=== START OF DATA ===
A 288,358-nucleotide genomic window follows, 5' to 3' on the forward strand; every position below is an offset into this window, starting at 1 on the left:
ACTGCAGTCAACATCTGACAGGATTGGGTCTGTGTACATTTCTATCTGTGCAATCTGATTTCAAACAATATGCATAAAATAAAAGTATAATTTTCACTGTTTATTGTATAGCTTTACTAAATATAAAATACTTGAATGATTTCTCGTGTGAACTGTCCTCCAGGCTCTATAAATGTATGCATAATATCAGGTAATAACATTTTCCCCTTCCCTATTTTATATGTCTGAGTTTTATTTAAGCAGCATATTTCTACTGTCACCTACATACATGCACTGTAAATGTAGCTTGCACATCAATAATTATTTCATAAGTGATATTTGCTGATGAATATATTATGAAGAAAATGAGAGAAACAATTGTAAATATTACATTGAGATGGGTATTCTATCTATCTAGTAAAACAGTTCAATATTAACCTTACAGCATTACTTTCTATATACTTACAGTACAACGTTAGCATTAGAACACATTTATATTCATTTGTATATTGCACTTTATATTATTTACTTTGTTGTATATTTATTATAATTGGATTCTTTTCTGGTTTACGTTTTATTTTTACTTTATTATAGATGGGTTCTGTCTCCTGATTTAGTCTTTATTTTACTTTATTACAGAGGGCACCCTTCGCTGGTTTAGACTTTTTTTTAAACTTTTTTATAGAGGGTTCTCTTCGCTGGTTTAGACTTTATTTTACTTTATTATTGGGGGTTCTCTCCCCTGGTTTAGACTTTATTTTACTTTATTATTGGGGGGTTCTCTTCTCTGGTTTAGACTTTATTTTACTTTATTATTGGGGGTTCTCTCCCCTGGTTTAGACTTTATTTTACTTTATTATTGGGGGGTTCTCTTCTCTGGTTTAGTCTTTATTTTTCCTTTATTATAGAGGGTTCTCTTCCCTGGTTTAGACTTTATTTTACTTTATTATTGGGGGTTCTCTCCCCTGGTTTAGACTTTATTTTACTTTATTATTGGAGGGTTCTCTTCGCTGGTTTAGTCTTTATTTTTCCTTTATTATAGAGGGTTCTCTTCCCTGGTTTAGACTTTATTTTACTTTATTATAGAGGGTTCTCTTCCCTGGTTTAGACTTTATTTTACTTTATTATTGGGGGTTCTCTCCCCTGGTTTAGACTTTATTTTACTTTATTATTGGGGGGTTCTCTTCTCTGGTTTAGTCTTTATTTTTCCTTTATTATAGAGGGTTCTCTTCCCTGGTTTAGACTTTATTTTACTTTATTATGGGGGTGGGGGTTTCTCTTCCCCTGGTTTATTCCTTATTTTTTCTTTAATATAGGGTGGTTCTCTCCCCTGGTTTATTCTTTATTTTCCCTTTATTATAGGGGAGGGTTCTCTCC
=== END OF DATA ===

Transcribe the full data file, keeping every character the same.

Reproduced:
A 288,358-nucleotide genomic window follows, 5' to 3' on the forward strand; every position below is an offset into this window, starting at 1 on the left:
ACTGCAGTCAACATCTGACAGGATTGGGTCTGTGTACATTTCTATCTGTGCAATCTGATTTCAAACAATATGCATAAAATAAAAGTATAATTTTCACTGTTTATTGTATAGCTTTACTAAATATAAAATACTTGAATGATTTCTCGTGTGAACTGTCCTCCAGGCTCTATAAATGTATGCATAATATCAGGTAATAACATTTTCCCCTTCCCTATTTTATATGTCTGAGTTTTATTTAAGCAGCATATTTCTACTGTCACCTACATACATGCACTGTAAATGTAGCTTGCACATCAATAATTATTTCATAAGTGATATTTGCTGATGAATATATTATGAAGAAAATGAGAGAAACAATTGTAAATATTACATTGAGATGGGTATTCTATCTATCTAGTAAAACAGTTCAATATTAACCTTACAGCATTACTTTCTATATACTTACAGTACAACGTTAGCATTAGAACACATTTATATTCATTTGTATATTGCACTTTATATTATTTACTTTGTTGTATATTTATTATAATTGGATTCTTTTCTGGTTTACGTTTTATTTTTACTTTATTATAGATGGGTTCTGTCTCCTGATTTAGTCTTTATTTTACTTTATTACAGAGGGCACCCTTCGCTGGTTTAGACTTTTTTTTAAACTTTTTTATAGAGGGTTCTCTTCGCTGGTTTAGACTTTATTTTACTTTATTATTGGGGGTTCTCTCCCCTGGTTTAGACTTTATTTTACTTTATTATTGGGGGGTTCTCTTCTCTGGTTTAGACTTTATTTTACTTTATTATTGGGGGTTCTCTCCCCTGGTTTAGACTTTATTTTACTTTATTATTGGGGGGTTCTCTTCTCTGGTTTAGTCTTTATTTTTCCTTTATTATAGAGGGTTCTCTTCCCTGGTTTAGACTTTATTTTACTTTATTATTGGGGGTTCTCTCCCCTGGTTTAGACTTTATTTTACTTTATTATTGGAGGGTTCTCTTCGCTGGTTTAGTCTTTATTTTTCCTTTATTATAGAGGGTTCTCTTCCCTGGTTTAGACTTTATTTTACTTTATTATAGAGGGTTCTCTTCCCTGGTTTAGACTTTATTTTACTTTATTATTGGGGGTTCTCTCCCCTGGTTTAGACTTTATTTTACTTTATTATTGGGGGGTTCTCTTCTCTGGTTTAGTCTTTATTTTTCCTTTATTATAGAGGGTTCTCTTCCCTGGTTTAGACTTTATTTTACTTTATTATGGGGGTGGGGGTTTCTCTTCCCCTGGTTTATTCCTTATTTTTTCTTTAATATAGGGTGGTTCTCTCCCCTGGTTTATTCTTTATTTTCCCTTTATTATAGGGGAGGGTTCTCTCC